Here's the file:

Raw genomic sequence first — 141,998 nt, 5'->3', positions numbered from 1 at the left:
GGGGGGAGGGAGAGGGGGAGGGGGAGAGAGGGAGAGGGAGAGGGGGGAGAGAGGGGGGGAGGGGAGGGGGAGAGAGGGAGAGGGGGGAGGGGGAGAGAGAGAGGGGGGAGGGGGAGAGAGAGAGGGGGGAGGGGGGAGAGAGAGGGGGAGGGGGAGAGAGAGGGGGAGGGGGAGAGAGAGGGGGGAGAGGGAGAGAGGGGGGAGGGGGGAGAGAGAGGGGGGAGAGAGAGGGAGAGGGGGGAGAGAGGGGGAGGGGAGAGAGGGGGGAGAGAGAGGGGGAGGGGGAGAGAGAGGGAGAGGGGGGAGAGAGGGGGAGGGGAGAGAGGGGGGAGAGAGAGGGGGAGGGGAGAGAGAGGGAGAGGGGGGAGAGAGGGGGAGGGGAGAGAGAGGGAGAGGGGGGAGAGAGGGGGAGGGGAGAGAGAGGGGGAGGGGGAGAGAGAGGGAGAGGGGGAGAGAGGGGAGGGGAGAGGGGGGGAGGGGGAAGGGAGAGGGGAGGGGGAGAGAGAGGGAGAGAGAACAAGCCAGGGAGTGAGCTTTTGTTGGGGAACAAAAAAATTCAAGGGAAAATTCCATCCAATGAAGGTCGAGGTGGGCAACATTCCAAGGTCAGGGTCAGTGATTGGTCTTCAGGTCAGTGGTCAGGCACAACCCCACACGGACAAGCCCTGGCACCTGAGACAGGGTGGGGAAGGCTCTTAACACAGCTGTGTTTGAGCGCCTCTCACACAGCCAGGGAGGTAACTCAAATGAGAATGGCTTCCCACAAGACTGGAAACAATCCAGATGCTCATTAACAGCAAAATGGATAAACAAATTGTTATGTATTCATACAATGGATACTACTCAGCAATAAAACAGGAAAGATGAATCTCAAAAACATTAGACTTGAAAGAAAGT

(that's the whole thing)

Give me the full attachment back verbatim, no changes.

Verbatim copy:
Raw genomic sequence first — 141,998 nt, 5'->3', positions numbered from 1 at the left:
GGGGGGAGGGAGAGGGGGAGGGGGAGAGAGGGAGAGGGAGAGGGGGGAGAGAGGGGGGGAGGGGAGGGGGAGAGAGGGAGAGGGGGGAGGGGGAGAGAGAGAGGGGGGAGGGGGAGAGAGAGAGGGGGGAGGGGGGAGAGAGAGGGGGAGGGGGAGAGAGAGGGGGAGGGGGAGAGAGAGGGGGGAGAGGGAGAGAGGGGGGAGGGGGGAGAGAGAGGGGGGAGAGAGAGGGAGAGGGGGGAGAGAGGGGGAGGGGAGAGAGGGGGGAGAGAGAGGGGGAGGGGGAGAGAGAGGGAGAGGGGGGAGAGAGGGGGAGGGGAGAGAGGGGGGAGAGAGAGGGGGAGGGGAGAGAGAGGGAGAGGGGGGAGAGAGGGGGAGGGGAGAGAGAGGGAGAGGGGGGAGAGAGGGGGAGGGGAGAGAGAGGGGGAGGGGGAGAGAGAGGGAGAGGGGGAGAGAGGGGAGGGGAGAGGGGGGGAGGGGGAAGGGAGAGGGGAGGGGGAGAGAGAGGGAGAGAGAACAAGCCAGGGAGTGAGCTTTTGTTGGGGAACAAAAAAATTCAAGGGAAAATTCCATCCAATGAAGGTCGAGGTGGGCAACATTCCAAGGTCAGGGTCAGTGATTGGTCTTCAGGTCAGTGGTCAGGCACAACCCCACACGGACAAGCCCTGGCACCTGAGACAGGGTGGGGAAGGCTCTTAACACAGCTGTGTTTGAGCGCCTCTCACACAGCCAGGGAGGTAACTCAAATGAGAATGGCTTCCCACAAGACTGGAAACAATCCAGATGCTCATTAACAGCAAAATGGATAAACAAATTGTTATGTATTCATACAATGGATACTACTCAGCAATAAAACAGGAAAGATGAATCTCAAAAACATTAGACTTGAAAGAAAGT